Pet peeves about drumming, other than schlep

JimmyM

Well-known Member
Yay. I banged my finger into a cymbal tonight...that means I'm getting good enough on drums again to remember my pet peeves about drumming. That's number two behind banging it into a rim. Never broke a finger but it made me mad when Josh Freese broke his at a Devo show and they had to stop doing Wiggly World, which they had just brought back into their sets in 2008 since their first tours. I really wanted a board tape of that. They never brought it back once Josh healed, either. Damn drums.

Other than that and the schlep, I can't think of any downsides to drumming. Cymbal buying is a bit annoying. I like to hit a bunch of cymbals as much as the next bassist, but I hate that I actually have to go somewhere and test it out before I even think of buying it so you don't get stuck with a used dud (I will never ever buy a new cymbal unless I get a deal, which isn't bloody likely). I almost got burned with a fairly expensive ping ride till I just went with its fantastic crash and not its insanely swelly wash, even after trying it. I thought I could control it eventually till I saw Diril's demo, which out of every single ride cymbal they make, mine is the only one that caused feedback. Heard that feedback...yep, that's mine. Sure taught me a lot about cymbals and stick control, though.

So good, there's two. Hard to dislike drumming, though. I'm having the time of my life. It's also a known fact that drummers often rank neck and neck with guitarists for the number two desirability position when you're looking to hook up, and at that point, it's down to looks. Bass players rank slightly higher than the oboe player. Now THAT is a pet peeve!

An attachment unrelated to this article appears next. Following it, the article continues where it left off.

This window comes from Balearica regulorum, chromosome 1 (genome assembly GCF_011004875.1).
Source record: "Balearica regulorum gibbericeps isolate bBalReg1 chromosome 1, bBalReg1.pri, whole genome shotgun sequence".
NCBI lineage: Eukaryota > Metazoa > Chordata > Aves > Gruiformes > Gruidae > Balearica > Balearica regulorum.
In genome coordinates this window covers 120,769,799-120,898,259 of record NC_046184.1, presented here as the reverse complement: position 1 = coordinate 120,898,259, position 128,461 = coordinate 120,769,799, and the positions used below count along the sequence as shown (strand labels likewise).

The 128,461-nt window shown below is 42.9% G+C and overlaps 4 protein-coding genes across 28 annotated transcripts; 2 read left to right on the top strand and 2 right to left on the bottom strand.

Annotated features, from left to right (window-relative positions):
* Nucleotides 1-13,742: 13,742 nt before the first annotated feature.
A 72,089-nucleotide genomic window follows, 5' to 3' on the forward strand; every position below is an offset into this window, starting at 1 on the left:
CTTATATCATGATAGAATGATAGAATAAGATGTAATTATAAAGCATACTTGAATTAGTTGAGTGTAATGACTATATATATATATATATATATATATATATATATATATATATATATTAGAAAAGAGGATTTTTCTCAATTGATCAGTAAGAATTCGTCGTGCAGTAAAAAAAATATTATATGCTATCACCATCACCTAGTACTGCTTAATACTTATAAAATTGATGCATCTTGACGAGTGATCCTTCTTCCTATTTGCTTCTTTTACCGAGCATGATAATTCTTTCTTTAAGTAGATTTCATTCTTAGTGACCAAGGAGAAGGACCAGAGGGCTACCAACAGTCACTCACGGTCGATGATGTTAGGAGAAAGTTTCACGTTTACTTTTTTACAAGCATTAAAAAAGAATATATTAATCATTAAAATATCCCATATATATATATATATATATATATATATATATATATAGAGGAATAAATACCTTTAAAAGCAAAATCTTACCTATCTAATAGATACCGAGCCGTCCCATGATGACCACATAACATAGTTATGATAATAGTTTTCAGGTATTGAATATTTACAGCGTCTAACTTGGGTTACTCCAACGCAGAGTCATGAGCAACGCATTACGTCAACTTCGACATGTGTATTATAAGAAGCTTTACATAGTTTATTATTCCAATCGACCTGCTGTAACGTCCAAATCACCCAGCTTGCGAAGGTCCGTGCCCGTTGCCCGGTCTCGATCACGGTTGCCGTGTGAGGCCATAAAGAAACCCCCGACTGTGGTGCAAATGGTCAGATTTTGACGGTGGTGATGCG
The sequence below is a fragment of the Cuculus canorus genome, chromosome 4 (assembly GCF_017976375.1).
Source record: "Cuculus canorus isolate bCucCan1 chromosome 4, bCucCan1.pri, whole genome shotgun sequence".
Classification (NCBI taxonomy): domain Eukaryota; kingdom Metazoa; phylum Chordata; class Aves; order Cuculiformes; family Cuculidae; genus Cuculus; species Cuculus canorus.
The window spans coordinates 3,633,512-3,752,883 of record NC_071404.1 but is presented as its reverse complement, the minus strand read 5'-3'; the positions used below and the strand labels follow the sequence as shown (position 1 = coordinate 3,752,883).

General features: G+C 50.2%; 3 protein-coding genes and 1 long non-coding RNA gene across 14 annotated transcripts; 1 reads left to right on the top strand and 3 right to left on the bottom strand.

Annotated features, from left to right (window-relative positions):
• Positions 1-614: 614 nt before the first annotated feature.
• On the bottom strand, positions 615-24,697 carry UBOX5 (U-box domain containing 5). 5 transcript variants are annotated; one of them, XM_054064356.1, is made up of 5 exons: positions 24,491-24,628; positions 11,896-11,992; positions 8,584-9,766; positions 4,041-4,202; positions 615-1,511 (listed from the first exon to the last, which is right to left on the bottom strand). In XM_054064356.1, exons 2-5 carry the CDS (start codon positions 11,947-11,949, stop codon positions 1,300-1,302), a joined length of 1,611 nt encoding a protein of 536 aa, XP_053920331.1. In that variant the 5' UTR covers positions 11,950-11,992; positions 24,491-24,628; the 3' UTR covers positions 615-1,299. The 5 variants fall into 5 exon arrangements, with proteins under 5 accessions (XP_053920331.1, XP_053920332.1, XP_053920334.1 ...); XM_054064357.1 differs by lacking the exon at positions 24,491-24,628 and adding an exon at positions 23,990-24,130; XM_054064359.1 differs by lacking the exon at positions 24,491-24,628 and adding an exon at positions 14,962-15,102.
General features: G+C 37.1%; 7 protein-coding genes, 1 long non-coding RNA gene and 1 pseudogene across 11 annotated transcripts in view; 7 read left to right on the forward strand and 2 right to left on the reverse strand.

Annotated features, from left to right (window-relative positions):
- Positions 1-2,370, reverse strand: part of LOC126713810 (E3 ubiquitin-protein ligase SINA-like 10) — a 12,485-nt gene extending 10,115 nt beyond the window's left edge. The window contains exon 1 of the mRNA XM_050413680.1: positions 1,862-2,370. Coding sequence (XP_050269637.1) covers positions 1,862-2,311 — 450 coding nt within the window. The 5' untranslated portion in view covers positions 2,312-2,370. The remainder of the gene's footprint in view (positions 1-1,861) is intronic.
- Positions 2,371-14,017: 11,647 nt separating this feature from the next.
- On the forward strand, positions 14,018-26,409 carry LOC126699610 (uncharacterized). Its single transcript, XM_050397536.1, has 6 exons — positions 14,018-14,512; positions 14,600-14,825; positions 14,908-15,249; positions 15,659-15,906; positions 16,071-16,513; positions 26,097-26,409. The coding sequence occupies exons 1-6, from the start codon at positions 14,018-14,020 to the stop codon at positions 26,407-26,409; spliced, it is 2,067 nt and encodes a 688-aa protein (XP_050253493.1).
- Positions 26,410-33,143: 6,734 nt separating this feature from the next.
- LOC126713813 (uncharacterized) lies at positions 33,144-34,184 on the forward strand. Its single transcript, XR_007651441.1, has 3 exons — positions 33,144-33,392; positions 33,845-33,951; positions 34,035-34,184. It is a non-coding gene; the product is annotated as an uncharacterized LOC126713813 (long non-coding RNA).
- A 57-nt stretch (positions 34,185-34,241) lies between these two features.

So what are your pet peeves? I don't want to fall into any traps along the way if I can help it.
 

Trigger

Senior Member
- Every time you buy an expensive cymbal, you then need to buy a stand for it.
- The more drums you have, the more expensive it is to change the heads
- You need to buy a billion microphones to make your drums sound good recorded
- Basically, its just really expensive. Thankfully the price of good drums have come down hugely in the last 20 years.
 

JimmyM

Well-known Member
It can get expensive really quick if you want quality drums, cymbals, etc.
Frankly, I'm shocked at how little it cost me to put together a great sounding set of drums and cymbals for my first stab at it since adulthood, and how little difference between top of the line and the major makers' beater sets there is anymore. Some of them even come with good heads. Except for cymbals, but if you try them out and listen with your ears and not your eyes, you can tell the good cheap ones from the bad. And if you go used, forget about it. Pennies on the dollar from what it used to cost.

- Every time you buy an expensive cymbal, you then need to buy a stand for it.
- The more drums you have, the more expensive it is to change the heads
- You need to buy a billion microphones to make your drums sound good recorded
- Basically, its just really expensive. Thankfully the price of good drums have come down hugely in the last 20 years.